England’s Euro 2020 progress could be behind infections rising faster among men than women in the past two weeks, Imperial College London data suggests.
The React study, which tested more than 47,000 volunteers across England between 24 June and 5 July, confirms a “substantial third wave of infections”.
And the men were 30% more likely than the women to test positive for Covid.
The infections had not translated into a large number of people in hospital or dying, however, the study found.
And vaccinated men and women were much less likely than others to catch the virus.
“It could be that watching football is resulting in men having more social activity than usual,” report author Prof Steven Riley said.
The report also found:
- prevalence of the virus had risen from 0.15% in early June to 0.59% in early July
- big rises in infections across all age groups under 75 and especially among younger people
- 1.33% of the 13-17 and 1.4% of the 18-24-year-olds were infected
- London had seen the largest increase in infections – to 1.08%
- vaccinated under-65s were three times less likely to be infected than unvaccinated people of the same age
- two vaccine doses gave 72% protection against a positive test result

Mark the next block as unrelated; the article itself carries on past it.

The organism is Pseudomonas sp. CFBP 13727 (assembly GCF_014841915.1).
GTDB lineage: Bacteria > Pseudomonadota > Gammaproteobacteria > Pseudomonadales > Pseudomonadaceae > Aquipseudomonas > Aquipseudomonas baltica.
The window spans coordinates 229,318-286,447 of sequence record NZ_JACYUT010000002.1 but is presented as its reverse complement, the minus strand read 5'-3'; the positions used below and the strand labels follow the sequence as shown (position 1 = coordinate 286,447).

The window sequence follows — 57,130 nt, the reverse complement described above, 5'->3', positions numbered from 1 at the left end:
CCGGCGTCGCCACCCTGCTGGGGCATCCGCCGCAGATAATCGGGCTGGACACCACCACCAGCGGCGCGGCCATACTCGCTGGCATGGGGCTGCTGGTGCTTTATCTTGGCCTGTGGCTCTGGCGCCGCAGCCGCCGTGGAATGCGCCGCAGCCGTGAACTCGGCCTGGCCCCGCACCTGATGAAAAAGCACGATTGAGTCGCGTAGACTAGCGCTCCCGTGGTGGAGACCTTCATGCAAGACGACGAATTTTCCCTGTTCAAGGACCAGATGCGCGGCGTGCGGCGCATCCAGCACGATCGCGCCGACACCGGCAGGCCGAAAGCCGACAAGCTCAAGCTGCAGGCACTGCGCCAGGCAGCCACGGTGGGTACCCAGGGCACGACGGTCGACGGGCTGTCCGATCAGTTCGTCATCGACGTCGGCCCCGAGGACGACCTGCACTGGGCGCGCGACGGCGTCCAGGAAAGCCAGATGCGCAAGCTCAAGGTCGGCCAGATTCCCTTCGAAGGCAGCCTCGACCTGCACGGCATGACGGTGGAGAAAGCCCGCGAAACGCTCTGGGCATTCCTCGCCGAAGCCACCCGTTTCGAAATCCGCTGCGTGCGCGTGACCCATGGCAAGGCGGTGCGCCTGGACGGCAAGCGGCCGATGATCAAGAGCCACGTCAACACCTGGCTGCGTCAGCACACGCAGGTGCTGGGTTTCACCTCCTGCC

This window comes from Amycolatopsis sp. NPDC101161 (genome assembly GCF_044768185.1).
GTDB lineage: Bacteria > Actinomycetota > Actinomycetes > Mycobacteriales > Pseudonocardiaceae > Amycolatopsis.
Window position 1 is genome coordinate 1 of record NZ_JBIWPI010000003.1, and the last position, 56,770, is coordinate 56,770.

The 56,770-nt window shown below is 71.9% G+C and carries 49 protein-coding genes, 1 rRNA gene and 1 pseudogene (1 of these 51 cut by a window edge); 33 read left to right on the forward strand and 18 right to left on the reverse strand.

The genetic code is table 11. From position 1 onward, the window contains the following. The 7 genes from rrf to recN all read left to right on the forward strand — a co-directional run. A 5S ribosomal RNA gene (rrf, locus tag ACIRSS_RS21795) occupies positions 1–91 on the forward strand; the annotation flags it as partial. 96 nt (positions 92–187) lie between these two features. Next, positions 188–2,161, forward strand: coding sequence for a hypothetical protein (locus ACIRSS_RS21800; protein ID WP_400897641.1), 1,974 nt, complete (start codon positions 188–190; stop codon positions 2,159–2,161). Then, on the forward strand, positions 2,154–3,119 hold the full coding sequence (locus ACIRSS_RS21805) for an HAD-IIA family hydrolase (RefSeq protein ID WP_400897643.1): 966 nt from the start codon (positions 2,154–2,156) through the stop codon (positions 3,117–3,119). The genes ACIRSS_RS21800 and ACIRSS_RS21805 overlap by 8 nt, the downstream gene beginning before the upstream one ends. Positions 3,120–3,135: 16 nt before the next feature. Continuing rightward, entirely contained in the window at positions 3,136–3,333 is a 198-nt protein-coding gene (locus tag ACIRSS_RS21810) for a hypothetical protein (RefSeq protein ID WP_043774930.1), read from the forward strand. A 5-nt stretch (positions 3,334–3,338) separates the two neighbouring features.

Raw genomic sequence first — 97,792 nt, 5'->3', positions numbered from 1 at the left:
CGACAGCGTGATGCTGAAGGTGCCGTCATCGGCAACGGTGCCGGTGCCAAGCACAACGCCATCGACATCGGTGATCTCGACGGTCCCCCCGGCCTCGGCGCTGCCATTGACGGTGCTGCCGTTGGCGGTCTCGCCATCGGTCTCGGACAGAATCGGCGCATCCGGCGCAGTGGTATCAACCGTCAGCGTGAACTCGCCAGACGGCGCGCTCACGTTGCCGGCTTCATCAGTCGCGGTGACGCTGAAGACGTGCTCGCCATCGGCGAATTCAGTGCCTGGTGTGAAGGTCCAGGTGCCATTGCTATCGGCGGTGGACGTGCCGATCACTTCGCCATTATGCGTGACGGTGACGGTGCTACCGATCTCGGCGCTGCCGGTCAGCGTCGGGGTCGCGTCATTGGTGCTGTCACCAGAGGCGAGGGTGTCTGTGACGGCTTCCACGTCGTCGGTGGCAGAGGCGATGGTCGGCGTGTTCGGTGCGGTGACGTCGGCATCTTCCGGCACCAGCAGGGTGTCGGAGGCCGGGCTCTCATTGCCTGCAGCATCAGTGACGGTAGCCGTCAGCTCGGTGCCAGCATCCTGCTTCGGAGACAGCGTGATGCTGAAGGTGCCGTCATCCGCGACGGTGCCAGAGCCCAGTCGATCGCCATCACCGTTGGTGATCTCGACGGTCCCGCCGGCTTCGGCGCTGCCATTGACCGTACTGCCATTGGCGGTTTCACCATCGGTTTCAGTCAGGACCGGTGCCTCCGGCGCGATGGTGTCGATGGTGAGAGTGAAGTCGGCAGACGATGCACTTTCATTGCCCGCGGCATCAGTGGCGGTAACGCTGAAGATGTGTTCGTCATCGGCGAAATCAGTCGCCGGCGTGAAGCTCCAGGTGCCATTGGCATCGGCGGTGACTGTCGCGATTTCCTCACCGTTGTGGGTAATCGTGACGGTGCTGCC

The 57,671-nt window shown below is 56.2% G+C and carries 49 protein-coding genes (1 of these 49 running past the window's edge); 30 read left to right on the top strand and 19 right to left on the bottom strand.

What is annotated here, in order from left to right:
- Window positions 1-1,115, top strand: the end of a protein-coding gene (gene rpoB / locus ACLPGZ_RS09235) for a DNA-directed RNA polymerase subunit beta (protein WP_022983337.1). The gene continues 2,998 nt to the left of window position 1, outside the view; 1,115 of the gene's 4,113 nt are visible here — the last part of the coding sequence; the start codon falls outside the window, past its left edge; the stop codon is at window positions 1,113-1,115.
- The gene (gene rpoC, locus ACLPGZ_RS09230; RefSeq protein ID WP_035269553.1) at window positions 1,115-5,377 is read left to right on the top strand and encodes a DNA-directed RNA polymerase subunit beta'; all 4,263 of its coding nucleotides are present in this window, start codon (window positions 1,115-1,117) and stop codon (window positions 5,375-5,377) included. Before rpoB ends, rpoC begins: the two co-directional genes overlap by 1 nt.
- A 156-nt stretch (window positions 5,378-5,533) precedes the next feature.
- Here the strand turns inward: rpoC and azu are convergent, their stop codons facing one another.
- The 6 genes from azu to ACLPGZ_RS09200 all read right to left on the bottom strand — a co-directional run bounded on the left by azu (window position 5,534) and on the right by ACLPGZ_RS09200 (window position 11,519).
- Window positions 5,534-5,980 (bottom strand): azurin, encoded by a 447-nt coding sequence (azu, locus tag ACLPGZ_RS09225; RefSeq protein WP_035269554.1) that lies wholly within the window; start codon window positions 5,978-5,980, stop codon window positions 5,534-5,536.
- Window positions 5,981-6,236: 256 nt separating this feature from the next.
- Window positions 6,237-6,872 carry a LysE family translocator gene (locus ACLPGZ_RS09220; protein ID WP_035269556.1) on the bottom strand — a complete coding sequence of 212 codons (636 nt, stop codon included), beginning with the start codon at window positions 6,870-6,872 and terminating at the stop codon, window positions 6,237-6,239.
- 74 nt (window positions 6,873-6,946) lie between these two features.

The study results show a similar pattern to the Office for National Statistics (ONS) survey data published weekly, which also uses tests of people in the community.
“We are entering a critical period with a number of important competing processes,” the report says.
- the continued vaccination rollout to the whole adult population
- increased natural immunity through infection
- reduced social mixing of children during school holidays
- more mixing outdoors during summer
In addition, on 19 July, the government is lifting all remaining Covid restrictions in England – including all legal limits on social interactions and rules on numbers of people attending large events and performances.
Face coverings will also no longer be mandatory indoors, although people are advised to wear one where necessary.
Future infection rates were difficult to predict, the researchers said.
But the prime minister has made clear cases are expected to rise as society opens up.
React programme director Prof Paul Elliott, from Imperial’s School of Public Health, said: “In spite of the successful rollout of the vaccination programme, we are still seeing rapid growth in infections, especially among younger people.
“However, it is encouraging to see lower infection prevalence in people who have had both doses of a vaccine.”
It was essential as many people as possible took up both vaccine doses when offered, he added.
Almost two-thirds of adults – 64% – have now had both doses.
Covid-19 Vaccine Deployment Minister Nadhim Zahawi said: “It is hugely encouraging to see the vaccination rollout is having a significant impact on stopping the spread of the virus.
“I urge everyone to get their first and second dose when invited, as every jab helps to curb transmission and serious illness.
“The small number of people who are double jabbed and experience symptoms should continue to get tested so we all play our part to stop the spread of this awful virus.”
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